Ruined King is the first Airship Syndicate game in which its world comes from another company, since both Battle Chasers and Darksiders are works in which Joe has been the creator. How different has this development process been, taking this particularity into account?
Joe: Well, it was great. Normally when we start something on Airship we tend to favor projects that are our own IP, but if something like League of Legends comes along, it's tempting.
We had a lot of freedom to create the story we wanted, with the champions we wanted, in the areas we wanted. Everything is coordinated with Riot Forge, who gave us all the information, all the key points that players might not like, and they helped create this story.
We try everything, as if it were our world… We treat it as if it were an Airship project.
How do you find this middle ground between giving the studios freedom to create interesting and different experiences, and protecting an IP as valuable as yours at the same time?
Leanne: It's a balance, that's for sure. We are clear that we want to attract new audiences to the League of Legends universe, with games of different genres, but at the same time we want to honor the core of history and lore. For this reason, Ruined King is canon within the League universe, and what's truly interesting is that we have been able to work with Airship so that their creative voice enters Runeterra and reaches a familiar, but different, place.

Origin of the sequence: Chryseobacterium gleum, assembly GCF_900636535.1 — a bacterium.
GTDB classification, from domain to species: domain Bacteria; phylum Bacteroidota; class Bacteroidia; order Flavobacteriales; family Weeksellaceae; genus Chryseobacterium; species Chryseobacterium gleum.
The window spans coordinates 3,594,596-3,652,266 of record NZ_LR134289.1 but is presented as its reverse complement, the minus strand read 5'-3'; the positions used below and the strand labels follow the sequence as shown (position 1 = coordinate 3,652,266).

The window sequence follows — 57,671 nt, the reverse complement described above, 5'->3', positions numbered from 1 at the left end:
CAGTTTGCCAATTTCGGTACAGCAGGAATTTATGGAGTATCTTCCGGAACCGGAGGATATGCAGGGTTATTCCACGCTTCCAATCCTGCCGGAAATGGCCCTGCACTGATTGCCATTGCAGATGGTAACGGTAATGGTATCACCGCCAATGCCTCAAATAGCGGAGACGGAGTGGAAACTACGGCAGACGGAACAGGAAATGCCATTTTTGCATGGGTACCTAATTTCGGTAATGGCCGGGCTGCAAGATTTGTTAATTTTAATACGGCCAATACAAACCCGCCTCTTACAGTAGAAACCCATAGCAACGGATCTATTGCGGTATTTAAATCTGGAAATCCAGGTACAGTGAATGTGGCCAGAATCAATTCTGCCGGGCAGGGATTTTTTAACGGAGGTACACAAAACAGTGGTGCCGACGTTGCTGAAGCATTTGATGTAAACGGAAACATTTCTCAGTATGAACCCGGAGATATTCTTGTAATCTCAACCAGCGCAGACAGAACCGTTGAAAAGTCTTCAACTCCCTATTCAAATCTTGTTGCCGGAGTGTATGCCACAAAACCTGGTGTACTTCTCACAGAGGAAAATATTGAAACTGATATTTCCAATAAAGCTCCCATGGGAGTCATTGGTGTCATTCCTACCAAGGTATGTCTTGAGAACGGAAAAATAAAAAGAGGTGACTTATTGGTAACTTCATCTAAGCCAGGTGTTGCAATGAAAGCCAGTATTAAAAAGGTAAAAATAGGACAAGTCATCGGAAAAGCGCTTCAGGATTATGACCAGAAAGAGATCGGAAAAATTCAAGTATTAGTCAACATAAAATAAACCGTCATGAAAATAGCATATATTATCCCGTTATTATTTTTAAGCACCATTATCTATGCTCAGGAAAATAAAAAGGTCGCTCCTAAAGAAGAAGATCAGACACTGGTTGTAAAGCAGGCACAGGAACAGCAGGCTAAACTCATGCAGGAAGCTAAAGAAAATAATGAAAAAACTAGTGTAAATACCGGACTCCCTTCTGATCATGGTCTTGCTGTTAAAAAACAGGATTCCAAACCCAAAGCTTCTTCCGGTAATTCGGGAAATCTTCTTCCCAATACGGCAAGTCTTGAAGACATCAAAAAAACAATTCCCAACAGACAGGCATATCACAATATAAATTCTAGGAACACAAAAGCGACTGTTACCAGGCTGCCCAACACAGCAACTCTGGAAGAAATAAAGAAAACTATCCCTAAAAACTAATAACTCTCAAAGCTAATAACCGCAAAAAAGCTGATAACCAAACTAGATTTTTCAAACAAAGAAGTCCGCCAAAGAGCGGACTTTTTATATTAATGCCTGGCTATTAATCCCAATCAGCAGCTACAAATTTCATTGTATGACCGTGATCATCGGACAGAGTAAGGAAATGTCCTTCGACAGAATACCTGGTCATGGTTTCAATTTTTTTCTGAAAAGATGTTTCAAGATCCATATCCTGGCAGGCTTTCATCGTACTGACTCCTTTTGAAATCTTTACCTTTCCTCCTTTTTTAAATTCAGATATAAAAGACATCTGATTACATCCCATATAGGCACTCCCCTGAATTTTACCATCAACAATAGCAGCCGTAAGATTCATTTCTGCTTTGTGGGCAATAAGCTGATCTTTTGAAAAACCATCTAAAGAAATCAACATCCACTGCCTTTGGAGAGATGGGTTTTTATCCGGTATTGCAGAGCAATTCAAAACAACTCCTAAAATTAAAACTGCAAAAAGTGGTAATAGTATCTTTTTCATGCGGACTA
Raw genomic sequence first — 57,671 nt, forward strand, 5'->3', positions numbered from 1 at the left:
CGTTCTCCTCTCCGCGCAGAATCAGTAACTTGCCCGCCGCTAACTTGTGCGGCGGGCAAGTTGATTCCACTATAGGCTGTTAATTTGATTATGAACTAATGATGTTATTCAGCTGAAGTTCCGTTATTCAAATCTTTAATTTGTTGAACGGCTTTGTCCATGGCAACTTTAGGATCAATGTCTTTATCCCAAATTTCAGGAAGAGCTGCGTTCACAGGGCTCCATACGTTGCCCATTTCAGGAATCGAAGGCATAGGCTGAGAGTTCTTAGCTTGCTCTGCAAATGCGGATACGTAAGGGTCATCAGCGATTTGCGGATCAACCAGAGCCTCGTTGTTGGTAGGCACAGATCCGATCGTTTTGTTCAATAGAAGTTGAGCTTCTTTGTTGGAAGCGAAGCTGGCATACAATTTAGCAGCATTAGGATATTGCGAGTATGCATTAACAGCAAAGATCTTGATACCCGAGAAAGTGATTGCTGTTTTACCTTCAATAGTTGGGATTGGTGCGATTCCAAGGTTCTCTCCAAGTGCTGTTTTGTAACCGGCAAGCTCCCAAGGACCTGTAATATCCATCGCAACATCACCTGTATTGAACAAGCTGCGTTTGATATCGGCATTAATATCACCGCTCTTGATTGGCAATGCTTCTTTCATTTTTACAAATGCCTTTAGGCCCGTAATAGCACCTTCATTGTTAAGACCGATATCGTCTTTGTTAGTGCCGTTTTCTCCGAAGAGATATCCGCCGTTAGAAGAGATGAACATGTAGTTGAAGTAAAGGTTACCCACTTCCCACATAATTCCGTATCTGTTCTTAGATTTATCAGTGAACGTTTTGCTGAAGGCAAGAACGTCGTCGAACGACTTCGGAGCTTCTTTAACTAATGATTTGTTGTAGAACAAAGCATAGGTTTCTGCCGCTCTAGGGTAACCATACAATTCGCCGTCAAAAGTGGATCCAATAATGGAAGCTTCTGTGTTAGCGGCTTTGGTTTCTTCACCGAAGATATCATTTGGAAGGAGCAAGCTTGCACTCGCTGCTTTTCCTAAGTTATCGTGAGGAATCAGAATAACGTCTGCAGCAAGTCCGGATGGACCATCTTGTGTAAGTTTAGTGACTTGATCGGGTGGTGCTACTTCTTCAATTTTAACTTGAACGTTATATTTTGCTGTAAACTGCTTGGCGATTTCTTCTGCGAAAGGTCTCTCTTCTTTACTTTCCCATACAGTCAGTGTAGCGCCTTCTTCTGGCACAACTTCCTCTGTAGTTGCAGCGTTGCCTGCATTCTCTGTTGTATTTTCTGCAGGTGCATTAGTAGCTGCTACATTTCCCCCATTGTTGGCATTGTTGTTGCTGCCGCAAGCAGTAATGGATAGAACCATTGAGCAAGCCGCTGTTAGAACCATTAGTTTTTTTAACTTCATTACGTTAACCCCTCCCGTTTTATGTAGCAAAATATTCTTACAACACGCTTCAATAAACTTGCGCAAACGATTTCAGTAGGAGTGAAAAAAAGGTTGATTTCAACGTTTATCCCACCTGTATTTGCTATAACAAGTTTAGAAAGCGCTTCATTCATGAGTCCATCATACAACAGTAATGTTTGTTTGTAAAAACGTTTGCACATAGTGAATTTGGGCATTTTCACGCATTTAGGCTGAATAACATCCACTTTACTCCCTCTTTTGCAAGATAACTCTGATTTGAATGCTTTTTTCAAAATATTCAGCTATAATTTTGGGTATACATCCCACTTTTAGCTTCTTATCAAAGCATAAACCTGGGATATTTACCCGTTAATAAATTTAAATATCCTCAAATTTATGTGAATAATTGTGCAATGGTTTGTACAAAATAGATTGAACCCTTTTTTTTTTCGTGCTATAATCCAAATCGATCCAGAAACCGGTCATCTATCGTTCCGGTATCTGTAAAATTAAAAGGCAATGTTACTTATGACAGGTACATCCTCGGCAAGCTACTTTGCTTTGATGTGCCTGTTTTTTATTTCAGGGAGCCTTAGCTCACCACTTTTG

And that's why Forge likes to work with different partners, different DNA; because then we can reimagine League of Legends in many different ways that players will like to explore.
Ruined King will be the first League of Legends experience on consoles. Do you think there may be a section of the public that doesn't know the world of League, and that feels overwhelmed by the enormous amount of history that is already behind it?
Joe: We approach the history of the game from the point of view of a stranger. Obviously we wanted to honor the world that already existed, we didn't want to go in and change everything… We've learned a lot about what players already know or have seen, and then we thought in cool directions we could take the project from there. Obviously, we wanted to be faithful to the world already created, and even more so with such a large mass of fans. You're always going to want the fans to love and support the game.